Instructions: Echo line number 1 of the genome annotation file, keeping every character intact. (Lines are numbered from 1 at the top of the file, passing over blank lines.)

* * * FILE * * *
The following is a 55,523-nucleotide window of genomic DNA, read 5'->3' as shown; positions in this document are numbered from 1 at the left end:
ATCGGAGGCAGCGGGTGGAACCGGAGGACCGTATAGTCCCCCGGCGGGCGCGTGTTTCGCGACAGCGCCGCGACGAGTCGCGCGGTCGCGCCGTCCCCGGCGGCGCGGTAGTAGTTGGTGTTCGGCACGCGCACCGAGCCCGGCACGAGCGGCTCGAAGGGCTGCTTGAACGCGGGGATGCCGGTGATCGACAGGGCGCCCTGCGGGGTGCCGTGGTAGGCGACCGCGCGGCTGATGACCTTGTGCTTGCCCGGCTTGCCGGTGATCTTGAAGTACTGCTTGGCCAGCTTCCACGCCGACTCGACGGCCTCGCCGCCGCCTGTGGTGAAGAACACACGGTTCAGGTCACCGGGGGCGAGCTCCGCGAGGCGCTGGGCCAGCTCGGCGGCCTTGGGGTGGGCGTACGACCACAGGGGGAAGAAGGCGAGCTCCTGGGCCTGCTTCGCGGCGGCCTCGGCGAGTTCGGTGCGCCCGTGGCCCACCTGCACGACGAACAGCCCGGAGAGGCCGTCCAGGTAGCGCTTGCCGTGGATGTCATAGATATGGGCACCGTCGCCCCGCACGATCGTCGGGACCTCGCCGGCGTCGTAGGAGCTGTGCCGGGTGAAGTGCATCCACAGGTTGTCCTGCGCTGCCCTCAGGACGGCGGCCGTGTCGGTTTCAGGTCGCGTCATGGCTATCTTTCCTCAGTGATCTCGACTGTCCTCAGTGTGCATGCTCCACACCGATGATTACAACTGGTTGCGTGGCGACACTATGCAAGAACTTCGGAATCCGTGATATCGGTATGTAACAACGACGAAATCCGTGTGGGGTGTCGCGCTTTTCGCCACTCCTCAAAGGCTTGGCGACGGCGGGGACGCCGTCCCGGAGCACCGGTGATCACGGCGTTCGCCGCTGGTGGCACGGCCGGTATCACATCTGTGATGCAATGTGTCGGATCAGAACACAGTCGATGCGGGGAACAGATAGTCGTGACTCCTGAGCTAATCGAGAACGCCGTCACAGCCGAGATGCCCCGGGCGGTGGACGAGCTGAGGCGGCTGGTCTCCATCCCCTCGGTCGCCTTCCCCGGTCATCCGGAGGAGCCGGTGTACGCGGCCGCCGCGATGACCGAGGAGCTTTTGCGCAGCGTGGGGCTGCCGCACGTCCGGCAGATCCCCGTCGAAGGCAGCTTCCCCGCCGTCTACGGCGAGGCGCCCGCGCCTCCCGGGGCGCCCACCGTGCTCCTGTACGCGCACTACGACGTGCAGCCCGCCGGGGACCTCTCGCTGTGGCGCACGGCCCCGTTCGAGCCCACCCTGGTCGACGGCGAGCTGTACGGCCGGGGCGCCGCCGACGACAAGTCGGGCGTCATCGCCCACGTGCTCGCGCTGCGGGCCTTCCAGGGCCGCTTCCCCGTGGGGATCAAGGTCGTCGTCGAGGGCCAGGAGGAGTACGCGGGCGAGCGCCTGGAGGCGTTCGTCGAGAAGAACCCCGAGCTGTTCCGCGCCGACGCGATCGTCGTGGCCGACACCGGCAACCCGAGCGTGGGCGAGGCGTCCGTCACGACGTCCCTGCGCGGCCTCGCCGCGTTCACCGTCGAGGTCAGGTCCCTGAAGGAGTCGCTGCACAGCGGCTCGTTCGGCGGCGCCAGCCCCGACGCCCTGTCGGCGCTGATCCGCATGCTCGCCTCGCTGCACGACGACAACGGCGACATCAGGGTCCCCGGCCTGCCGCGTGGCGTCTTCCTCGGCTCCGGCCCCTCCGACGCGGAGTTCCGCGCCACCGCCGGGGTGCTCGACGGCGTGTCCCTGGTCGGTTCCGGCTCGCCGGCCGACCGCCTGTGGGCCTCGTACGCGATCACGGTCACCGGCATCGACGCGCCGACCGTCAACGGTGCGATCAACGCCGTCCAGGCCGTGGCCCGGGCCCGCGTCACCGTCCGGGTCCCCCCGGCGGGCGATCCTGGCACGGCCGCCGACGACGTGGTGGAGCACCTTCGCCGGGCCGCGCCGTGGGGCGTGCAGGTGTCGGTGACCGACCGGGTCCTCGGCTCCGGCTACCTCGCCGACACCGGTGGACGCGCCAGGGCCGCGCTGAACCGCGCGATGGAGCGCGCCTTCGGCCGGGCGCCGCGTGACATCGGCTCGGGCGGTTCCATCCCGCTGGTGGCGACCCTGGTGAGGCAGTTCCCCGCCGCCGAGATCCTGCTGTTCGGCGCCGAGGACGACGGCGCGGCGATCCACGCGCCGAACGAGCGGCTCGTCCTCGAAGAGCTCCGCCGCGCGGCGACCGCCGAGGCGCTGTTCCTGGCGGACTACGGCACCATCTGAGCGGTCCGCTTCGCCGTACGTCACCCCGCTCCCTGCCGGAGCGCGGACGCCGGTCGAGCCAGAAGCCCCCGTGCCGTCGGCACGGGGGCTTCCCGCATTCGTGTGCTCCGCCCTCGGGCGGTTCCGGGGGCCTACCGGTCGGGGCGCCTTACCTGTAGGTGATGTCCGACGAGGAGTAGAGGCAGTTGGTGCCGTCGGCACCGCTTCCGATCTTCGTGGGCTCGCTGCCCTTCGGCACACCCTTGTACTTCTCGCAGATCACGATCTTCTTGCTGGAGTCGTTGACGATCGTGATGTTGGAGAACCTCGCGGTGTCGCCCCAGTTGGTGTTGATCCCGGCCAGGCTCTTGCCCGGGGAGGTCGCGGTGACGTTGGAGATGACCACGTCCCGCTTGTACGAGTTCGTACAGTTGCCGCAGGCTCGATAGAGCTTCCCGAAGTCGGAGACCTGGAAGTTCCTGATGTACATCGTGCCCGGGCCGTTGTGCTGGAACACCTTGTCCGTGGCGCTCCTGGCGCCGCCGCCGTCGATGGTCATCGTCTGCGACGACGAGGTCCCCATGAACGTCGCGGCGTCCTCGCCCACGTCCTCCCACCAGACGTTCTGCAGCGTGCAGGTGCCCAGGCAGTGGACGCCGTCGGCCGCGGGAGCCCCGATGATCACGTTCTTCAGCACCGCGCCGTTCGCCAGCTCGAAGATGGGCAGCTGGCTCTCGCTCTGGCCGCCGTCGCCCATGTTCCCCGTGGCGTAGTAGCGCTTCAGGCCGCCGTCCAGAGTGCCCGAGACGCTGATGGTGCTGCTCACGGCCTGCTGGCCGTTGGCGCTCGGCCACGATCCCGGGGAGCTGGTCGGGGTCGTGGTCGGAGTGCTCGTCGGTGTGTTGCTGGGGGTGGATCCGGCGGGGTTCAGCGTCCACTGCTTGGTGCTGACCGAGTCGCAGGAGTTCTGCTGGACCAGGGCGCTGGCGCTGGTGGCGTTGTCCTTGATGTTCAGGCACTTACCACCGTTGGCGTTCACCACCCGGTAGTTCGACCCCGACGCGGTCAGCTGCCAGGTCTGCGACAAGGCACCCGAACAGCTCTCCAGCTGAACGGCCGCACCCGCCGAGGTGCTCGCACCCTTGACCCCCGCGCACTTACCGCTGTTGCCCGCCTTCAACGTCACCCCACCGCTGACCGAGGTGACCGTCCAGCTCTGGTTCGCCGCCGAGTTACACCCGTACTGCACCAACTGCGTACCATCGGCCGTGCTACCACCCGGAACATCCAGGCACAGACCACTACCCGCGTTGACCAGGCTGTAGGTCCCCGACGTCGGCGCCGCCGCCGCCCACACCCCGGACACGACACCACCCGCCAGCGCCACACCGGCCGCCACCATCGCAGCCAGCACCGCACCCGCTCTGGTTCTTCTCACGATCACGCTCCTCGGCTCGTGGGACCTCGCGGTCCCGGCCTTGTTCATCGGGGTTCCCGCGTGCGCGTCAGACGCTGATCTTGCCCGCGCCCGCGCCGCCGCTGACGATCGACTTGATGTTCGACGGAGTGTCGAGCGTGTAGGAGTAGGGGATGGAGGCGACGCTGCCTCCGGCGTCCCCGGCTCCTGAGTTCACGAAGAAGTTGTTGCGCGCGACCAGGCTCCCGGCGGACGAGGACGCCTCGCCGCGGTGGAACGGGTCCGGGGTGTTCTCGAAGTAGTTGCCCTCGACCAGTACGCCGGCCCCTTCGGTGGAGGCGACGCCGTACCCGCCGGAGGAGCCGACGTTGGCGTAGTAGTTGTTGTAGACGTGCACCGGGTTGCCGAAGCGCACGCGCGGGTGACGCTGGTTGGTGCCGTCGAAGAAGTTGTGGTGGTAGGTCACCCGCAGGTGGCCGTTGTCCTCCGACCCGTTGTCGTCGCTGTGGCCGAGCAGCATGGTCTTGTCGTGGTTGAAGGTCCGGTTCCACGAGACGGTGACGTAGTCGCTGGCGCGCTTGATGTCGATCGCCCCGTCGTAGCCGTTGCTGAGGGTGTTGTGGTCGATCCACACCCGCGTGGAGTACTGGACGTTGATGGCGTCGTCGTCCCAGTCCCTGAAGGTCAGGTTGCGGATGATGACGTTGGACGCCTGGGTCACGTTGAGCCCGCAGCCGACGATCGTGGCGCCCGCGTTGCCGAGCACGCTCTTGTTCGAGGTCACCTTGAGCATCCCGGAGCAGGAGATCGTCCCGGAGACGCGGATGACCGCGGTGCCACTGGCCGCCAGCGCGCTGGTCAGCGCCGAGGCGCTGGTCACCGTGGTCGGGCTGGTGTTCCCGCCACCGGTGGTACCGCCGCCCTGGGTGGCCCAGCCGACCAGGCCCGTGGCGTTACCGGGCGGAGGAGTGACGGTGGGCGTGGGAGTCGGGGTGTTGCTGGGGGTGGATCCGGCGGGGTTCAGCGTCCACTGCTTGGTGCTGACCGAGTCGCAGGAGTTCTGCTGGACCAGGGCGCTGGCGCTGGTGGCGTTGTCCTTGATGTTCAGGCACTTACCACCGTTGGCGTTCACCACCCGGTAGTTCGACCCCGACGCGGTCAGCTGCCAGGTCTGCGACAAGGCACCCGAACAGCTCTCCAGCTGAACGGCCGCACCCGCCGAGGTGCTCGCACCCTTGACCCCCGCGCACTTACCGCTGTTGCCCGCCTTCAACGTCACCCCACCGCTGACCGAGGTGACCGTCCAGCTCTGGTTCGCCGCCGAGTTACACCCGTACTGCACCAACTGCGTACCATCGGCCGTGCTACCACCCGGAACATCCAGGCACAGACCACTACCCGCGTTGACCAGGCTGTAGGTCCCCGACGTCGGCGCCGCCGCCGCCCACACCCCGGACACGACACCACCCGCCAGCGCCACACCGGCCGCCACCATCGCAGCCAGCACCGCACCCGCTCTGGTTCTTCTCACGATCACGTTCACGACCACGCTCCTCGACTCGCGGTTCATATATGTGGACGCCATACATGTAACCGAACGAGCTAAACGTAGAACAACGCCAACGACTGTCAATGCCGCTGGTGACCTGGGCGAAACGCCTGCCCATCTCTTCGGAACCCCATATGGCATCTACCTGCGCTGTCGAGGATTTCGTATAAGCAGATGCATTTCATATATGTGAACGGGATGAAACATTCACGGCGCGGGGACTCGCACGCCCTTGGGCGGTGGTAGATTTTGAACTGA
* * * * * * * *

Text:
The following is a 55,523-nucleotide window of genomic DNA, read 5'->3' as shown; positions in this document are numbered from 1 at the left end: